As the sediments settled within us the desire came to respond. Naima had found something in connection with the Tarot, and wanted to try out a new reading of the cards. Nathania had found a little of that elusive inspiration, and wanted to try out a new artwork. They decided on multiple forms. For the present – the written word, and in the future… perhaps early in the new year, they could continue the response as a live event.

Try to imagine what this event will be like. At the moment it only exists in the mind. First we have to find a suitable venue. Maybe it will be Guest Projects, but maybe the space won’t be available. Well for now imagine a big room, that you can fit lots of people into and do lots of different things in. Naima will perform her Tarot reading. Nathania will attempt her art piece – an immersive installation of sound (plus maybe some light) which is a big experiment and may or may not work. The idea springs from what was said about people having the ability to predict the next beat of a song and getting a sense of satisfaction in anticipating what will come next. For this piece beats will come and go and the volume will fluctuate. You’ll think you know what sound will be next, but it won’t be that. It will be something else. It’ll probably use bits of songs that lots of us are familiar with. But it might not. There’ll be research and discovery over the next month or so, and it might turn out to be something else entirely.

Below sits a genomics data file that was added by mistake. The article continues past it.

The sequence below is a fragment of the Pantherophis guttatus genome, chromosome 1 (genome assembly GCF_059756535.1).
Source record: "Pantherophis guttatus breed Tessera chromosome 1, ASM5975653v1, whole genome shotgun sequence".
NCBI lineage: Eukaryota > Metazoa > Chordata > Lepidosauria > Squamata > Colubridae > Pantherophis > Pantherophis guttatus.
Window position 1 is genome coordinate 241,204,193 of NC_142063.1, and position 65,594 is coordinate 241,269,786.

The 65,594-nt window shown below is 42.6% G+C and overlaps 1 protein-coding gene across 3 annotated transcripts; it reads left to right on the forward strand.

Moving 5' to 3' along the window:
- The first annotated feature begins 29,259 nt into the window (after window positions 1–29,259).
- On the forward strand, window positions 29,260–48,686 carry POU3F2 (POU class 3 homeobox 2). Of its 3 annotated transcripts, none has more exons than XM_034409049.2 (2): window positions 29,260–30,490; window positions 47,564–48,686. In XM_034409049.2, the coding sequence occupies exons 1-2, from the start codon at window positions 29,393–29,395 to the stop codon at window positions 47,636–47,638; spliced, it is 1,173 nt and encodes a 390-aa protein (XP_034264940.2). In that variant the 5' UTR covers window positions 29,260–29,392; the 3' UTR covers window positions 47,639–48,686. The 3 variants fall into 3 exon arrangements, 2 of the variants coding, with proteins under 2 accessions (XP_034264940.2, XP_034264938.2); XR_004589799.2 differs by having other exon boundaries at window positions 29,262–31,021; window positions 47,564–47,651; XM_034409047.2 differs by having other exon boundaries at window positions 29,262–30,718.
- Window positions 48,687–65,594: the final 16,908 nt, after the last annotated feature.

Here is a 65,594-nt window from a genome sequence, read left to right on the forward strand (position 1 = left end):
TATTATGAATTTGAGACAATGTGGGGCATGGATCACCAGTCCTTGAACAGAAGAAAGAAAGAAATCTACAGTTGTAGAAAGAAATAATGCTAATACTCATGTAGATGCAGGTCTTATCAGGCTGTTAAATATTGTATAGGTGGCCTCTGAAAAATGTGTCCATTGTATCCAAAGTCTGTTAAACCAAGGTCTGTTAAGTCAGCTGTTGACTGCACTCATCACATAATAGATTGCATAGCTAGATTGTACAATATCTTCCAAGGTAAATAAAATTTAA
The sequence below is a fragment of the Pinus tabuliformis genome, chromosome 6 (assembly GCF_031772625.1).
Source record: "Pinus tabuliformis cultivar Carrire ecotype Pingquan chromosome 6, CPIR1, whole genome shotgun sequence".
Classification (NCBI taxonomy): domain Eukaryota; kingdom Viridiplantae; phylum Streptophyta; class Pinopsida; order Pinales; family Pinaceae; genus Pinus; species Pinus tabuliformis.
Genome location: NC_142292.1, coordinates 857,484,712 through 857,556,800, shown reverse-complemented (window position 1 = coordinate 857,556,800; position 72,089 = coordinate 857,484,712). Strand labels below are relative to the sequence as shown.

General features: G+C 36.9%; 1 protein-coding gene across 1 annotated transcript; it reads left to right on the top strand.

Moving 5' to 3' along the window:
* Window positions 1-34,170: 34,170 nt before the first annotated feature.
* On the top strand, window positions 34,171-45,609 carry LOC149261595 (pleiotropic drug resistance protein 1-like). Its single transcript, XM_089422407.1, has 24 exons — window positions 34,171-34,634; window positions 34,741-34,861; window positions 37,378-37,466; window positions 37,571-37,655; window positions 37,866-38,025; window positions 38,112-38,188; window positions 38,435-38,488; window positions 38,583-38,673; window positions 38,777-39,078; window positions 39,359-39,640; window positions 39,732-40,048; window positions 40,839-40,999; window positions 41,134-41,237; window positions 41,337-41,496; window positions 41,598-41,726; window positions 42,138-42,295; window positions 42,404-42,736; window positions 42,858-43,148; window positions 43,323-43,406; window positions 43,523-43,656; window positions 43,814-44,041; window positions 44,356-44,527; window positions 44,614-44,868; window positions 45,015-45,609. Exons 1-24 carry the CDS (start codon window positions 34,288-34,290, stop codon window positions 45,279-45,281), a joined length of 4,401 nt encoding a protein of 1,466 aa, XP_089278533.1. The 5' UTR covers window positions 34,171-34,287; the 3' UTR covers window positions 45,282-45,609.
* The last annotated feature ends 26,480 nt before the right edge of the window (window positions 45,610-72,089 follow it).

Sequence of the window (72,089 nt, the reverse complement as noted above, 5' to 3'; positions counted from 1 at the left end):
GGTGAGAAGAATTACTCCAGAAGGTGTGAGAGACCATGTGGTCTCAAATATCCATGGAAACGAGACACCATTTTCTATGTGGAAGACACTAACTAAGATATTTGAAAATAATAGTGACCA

In addition to all of this, there could also be some small actions and collaborative things, perhaps in reference to the rituals that we all undertake. Maybe a tea ceremony, and some other things that we haven’t thought of yet. It’ll probably end up being part of the launch party to celebrate our a-n series. So there’ll also be publications of everyone’s responses and food, drink and merriment. There could be exhibited works and other live elements in response to the rest of the series. There could be music and laughter. Lots of AltMFA members will be there, faithful friends they’ve roped in to help and support and hopefully our guest speakers from the year, people from a-n, from the venues that have supported us, interested members of the public, and you. There’ll be a stressful period beforehand where we’re all pulling everything together at the last minute, unsure of whether we’ll secure a venue, get everything ready on time, or if anyone will show up.

It’s probably a bit too ambitious and might not end up existing exactly as we envisioned, only realised as a faint picture in your imaginings. Still, there most likely will be an attempt in actuality – even if ramshackle and full of stumblings and technical issues. We can only learn by trying – working things out together, failing together and, to reference a fragment from Hamish’s talk, exploring an idea rather than sticking to an ideal. Embracing all of this – the dysfunctional family spirit that is AltMFA.

a-n blog

Responding to:
Hamish MacPherson
‘So where exactly did the future come from?’
4 December 2017
Guest Projects, Shonibare Studios